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What is immunoglobulin G?

ANSWER

Immunoglobulin G (IgG) is the most common type of antibody in your blood and other body fluids. These antibodies protect you against infection by "remembering" which germs you've been exposed to before.

If those germs come back, your immune system knows to attack them. Your doctor can test for IgG to figure out whether you've been infected by certain kinds of bacteria or virus.

From: What Is an Immunoglobulin Test? WebMD Medical Reference

SOURCES:

American Association for Clinical Chemistry: "Quantitative Immunoglobulins: At a Glance," "Quantitative Immunoglobulins: Test Sample," "Quantitative Immunoglobulins: The Test."

Mayo Clinic: "Lumbar puncture (spinal tap): What you can expect."

Nemours Foundation: "Blood Test: Immunoglobulins (IgA, IgG, IgM)."

Pagana, Kathleen Deska. , 2016. Mosby's Diagnostic and Laboratory Test Reference

University of Rochester Medical Center: "Quantitative Immunoglobulins."

Reviewed by Melinda Ratini on August 9, 2019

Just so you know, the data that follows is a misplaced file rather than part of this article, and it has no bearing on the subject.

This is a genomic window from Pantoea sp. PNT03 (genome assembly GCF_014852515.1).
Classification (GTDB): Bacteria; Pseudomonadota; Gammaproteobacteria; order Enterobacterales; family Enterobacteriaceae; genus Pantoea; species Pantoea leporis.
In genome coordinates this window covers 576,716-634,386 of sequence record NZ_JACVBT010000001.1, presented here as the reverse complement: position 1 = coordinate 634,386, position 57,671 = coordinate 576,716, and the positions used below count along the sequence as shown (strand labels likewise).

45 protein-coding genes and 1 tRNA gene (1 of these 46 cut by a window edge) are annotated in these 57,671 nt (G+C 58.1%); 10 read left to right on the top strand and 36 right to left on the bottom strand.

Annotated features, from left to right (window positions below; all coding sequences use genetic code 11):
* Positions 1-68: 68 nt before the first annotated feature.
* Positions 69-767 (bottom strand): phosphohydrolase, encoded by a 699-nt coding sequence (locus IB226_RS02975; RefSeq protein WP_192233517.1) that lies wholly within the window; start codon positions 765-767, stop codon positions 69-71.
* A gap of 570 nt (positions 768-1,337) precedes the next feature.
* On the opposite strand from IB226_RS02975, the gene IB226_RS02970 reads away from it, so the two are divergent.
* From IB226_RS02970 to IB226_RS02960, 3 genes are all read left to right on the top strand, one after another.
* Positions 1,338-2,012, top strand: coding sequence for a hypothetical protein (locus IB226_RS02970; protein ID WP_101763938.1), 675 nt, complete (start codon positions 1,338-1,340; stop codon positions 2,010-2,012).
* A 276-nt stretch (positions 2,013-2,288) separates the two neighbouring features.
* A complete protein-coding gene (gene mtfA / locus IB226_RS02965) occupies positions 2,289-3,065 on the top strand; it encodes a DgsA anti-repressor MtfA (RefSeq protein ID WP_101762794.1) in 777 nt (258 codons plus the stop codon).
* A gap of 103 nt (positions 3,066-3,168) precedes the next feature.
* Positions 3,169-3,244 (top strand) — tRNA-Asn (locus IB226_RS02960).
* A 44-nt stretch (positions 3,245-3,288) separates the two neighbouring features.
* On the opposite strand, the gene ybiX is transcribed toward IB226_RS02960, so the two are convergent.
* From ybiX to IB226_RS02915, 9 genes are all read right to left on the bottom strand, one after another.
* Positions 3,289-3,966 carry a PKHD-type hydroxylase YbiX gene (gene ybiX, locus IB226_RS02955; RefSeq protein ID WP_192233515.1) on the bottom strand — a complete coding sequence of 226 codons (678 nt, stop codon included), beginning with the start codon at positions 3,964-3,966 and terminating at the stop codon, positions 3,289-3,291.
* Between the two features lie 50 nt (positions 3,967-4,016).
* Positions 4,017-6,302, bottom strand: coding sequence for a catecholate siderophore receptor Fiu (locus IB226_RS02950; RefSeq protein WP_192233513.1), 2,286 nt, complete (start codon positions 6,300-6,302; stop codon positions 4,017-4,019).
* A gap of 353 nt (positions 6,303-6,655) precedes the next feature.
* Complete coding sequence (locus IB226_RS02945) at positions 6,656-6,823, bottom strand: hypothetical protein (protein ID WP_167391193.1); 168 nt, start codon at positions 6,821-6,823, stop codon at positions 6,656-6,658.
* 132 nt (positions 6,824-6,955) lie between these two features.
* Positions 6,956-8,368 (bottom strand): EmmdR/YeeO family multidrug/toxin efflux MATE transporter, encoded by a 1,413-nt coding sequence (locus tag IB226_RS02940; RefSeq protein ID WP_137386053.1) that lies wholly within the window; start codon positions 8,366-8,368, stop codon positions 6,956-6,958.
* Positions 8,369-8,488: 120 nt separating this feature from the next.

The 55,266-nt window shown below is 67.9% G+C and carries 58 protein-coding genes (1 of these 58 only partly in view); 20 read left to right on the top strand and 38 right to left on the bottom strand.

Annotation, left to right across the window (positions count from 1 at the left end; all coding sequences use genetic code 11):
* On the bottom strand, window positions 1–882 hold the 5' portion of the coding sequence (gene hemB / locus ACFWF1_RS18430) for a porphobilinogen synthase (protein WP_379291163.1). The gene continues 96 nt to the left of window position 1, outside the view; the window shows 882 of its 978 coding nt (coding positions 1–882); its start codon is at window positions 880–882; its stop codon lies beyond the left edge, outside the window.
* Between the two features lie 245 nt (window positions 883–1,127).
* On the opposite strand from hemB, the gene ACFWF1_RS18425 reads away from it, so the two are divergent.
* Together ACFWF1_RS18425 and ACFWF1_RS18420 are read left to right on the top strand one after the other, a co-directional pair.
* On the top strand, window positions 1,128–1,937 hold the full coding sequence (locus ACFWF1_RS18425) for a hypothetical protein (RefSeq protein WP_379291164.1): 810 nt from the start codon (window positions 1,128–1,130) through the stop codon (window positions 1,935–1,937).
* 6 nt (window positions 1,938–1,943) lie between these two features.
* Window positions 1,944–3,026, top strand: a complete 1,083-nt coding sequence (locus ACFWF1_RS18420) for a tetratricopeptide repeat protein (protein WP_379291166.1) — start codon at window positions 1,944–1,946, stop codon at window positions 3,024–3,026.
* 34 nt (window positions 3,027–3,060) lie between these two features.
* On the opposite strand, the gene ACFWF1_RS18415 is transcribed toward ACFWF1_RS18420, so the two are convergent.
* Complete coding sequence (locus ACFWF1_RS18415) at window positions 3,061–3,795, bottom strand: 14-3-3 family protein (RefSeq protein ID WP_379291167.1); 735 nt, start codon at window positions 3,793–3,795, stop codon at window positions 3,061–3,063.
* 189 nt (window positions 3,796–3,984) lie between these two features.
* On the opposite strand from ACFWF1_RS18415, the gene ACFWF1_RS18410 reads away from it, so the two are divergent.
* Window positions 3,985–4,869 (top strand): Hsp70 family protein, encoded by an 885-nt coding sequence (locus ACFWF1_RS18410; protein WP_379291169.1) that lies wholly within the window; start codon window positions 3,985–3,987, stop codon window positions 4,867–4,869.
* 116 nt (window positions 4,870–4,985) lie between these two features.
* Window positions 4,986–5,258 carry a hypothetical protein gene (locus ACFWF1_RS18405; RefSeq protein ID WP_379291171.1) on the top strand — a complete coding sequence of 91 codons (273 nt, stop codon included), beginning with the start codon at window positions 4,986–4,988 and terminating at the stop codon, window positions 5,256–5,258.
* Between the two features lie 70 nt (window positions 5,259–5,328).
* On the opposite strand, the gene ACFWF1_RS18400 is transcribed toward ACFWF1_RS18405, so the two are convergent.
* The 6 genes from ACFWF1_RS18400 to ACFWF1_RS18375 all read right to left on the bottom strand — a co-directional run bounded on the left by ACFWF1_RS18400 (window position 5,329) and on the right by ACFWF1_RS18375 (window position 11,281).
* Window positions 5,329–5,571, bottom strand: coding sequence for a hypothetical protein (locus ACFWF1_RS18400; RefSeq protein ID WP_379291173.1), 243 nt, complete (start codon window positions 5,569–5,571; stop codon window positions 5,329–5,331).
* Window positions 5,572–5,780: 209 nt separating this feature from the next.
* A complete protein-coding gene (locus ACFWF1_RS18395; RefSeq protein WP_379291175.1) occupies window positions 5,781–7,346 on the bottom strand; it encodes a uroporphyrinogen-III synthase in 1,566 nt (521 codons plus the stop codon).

SOURCES:

American Association for Clinical Chemistry: "Quantitative Immunoglobulins: At a Glance," "Quantitative Immunoglobulins: Test Sample," "Quantitative Immunoglobulins: The Test."

Mayo Clinic: "Lumbar puncture (spinal tap): What you can expect."

Nemours Foundation: "Blood Test: Immunoglobulins (IgA, IgG, IgM)."

Pagana, Kathleen Deska. , 2016. Mosby's Diagnostic and Laboratory Test Reference

University of Rochester Medical Center: "Quantitative Immunoglobulins."

Reviewed by Melinda Ratini on August 9, 2019

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What is immunoglobulin M?

WAS THIS ANSWER HELPFUL

THIS TOOL DOES NOT PROVIDE MEDICAL ADVICE. It is intended for general informational purposes only and does not address individual circumstances. It is not a substitute for professional medical advice, diagnosis or treatment and should not be relied on to make decisions about your health. Never ignore professional medical advice in seeking treatment because of something you have read on the WebMD Site. If you think you may have a medical emergency, immediately call your doctor or dial 911.

    This tool does not provide medical advice. See additional information.

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